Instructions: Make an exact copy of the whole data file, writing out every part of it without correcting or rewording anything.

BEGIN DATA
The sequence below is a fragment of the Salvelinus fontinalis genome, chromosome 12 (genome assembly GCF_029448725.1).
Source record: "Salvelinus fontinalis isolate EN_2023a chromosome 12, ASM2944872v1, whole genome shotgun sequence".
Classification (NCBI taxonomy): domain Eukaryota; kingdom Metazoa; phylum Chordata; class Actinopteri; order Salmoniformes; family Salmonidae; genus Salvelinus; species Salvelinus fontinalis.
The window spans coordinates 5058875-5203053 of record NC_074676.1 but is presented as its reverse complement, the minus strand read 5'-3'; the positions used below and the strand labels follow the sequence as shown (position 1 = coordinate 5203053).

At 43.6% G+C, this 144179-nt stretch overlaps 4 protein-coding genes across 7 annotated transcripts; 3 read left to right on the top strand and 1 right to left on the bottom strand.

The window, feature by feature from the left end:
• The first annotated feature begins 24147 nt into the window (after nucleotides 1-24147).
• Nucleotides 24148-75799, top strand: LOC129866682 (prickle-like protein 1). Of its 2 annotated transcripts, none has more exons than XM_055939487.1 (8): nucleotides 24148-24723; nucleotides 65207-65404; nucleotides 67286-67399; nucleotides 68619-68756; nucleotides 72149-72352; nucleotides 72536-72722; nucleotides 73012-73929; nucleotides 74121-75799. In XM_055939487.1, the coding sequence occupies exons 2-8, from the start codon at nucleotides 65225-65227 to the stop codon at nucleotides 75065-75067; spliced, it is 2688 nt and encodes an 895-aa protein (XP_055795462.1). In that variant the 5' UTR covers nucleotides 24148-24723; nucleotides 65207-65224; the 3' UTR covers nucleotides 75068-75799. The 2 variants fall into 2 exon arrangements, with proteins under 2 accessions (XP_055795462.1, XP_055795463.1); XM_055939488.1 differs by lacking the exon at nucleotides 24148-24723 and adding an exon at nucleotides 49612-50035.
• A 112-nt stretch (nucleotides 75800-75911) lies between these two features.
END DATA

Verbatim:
The sequence below is a fragment of the Salvelinus fontinalis genome, chromosome 12 (genome assembly GCF_029448725.1).
Source record: "Salvelinus fontinalis isolate EN_2023a chromosome 12, ASM2944872v1, whole genome shotgun sequence".
Classification (NCBI taxonomy): domain Eukaryota; kingdom Metazoa; phylum Chordata; class Actinopteri; order Salmoniformes; family Salmonidae; genus Salvelinus; species Salvelinus fontinalis.
The window spans coordinates 5058875-5203053 of record NC_074676.1 but is presented as its reverse complement, the minus strand read 5'-3'; the positions used below and the strand labels follow the sequence as shown (position 1 = coordinate 5203053).

At 43.6% G+C, this 144179-nt stretch overlaps 4 protein-coding genes across 7 annotated transcripts; 3 read left to right on the top strand and 1 right to left on the bottom strand.

The window, feature by feature from the left end:
• The first annotated feature begins 24147 nt into the window (after nucleotides 1-24147).
• Nucleotides 24148-75799, top strand: LOC129866682 (prickle-like protein 1). Of its 2 annotated transcripts, none has more exons than XM_055939487.1 (8): nucleotides 24148-24723; nucleotides 65207-65404; nucleotides 67286-67399; nucleotides 68619-68756; nucleotides 72149-72352; nucleotides 72536-72722; nucleotides 73012-73929; nucleotides 74121-75799. In XM_055939487.1, the coding sequence occupies exons 2-8, from the start codon at nucleotides 65225-65227 to the stop codon at nucleotides 75065-75067; spliced, it is 2688 nt and encodes an 895-aa protein (XP_055795462.1). In that variant the 5' UTR covers nucleotides 24148-24723; nucleotides 65207-65224; the 3' UTR covers nucleotides 75068-75799. The 2 variants fall into 2 exon arrangements, with proteins under 2 accessions (XP_055795462.1, XP_055795463.1); XM_055939488.1 differs by lacking the exon at nucleotides 24148-24723 and adding an exon at nucleotides 49612-50035.
• A 112-nt stretch (nucleotides 75800-75911) lies between these two features.